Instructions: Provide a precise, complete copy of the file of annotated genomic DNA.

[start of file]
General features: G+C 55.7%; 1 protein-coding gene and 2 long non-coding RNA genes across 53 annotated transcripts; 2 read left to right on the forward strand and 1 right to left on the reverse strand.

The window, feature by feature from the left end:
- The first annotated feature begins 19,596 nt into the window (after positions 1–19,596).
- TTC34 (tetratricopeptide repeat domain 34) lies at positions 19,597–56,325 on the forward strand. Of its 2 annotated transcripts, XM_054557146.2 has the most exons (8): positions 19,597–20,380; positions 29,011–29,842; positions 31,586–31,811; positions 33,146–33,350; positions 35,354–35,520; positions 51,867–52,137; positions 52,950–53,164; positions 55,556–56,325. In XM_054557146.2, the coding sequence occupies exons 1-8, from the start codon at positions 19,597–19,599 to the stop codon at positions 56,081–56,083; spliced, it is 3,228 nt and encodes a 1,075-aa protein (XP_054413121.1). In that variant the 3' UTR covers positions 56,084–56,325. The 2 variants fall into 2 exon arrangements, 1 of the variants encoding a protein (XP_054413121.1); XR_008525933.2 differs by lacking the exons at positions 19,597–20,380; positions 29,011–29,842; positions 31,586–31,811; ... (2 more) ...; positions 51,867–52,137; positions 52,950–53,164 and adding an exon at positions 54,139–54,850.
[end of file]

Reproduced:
General features: G+C 55.7%; 1 protein-coding gene and 2 long non-coding RNA genes across 53 annotated transcripts; 2 read left to right on the forward strand and 1 right to left on the reverse strand.

The window, feature by feature from the left end:
- The first annotated feature begins 19,596 nt into the window (after positions 1–19,596).
- TTC34 (tetratricopeptide repeat domain 34) lies at positions 19,597–56,325 on the forward strand. Of its 2 annotated transcripts, XM_054557146.2 has the most exons (8): positions 19,597–20,380; positions 29,011–29,842; positions 31,586–31,811; positions 33,146–33,350; positions 35,354–35,520; positions 51,867–52,137; positions 52,950–53,164; positions 55,556–56,325. In XM_054557146.2, the coding sequence occupies exons 1-8, from the start codon at positions 19,597–19,599 to the stop codon at positions 56,081–56,083; spliced, it is 3,228 nt and encodes a 1,075-aa protein (XP_054413121.1). In that variant the 3' UTR covers positions 56,084–56,325. The 2 variants fall into 2 exon arrangements, 1 of the variants encoding a protein (XP_054413121.1); XR_008525933.2 differs by lacking the exons at positions 19,597–20,380; positions 29,011–29,842; positions 31,586–31,811; ... (2 more) ...; positions 51,867–52,137; positions 52,950–53,164 and adding an exon at positions 54,139–54,850.